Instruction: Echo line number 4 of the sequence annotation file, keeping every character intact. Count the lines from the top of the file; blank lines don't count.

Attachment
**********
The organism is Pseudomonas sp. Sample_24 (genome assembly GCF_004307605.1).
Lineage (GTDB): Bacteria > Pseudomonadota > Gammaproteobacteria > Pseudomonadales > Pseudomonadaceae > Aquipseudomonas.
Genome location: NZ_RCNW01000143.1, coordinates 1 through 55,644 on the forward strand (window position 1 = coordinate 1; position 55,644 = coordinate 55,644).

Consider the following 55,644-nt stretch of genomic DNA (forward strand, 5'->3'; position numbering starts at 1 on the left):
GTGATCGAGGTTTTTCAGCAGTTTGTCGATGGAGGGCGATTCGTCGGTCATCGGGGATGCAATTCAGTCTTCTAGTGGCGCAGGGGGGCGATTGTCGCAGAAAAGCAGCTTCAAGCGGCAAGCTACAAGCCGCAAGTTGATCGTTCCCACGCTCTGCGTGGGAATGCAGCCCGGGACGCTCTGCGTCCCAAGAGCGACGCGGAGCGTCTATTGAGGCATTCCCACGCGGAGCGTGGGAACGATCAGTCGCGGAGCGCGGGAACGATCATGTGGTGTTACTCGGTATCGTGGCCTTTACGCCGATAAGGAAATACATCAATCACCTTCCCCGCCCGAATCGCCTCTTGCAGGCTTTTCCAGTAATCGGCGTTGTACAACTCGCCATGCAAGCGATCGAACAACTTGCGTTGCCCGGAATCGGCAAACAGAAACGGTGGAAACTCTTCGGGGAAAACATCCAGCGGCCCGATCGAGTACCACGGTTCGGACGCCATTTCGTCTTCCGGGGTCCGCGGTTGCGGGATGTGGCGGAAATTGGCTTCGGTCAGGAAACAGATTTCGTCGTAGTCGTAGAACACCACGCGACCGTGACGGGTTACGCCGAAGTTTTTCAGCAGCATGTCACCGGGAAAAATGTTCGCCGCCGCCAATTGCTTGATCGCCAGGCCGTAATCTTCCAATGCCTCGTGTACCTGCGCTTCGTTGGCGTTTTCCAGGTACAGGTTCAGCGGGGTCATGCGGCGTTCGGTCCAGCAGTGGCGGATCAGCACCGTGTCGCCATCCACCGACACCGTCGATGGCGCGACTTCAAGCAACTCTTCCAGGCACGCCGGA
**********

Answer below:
Consider the following 55,644-nt stretch of genomic DNA (forward strand, 5'->3'; position numbering starts at 1 on the left):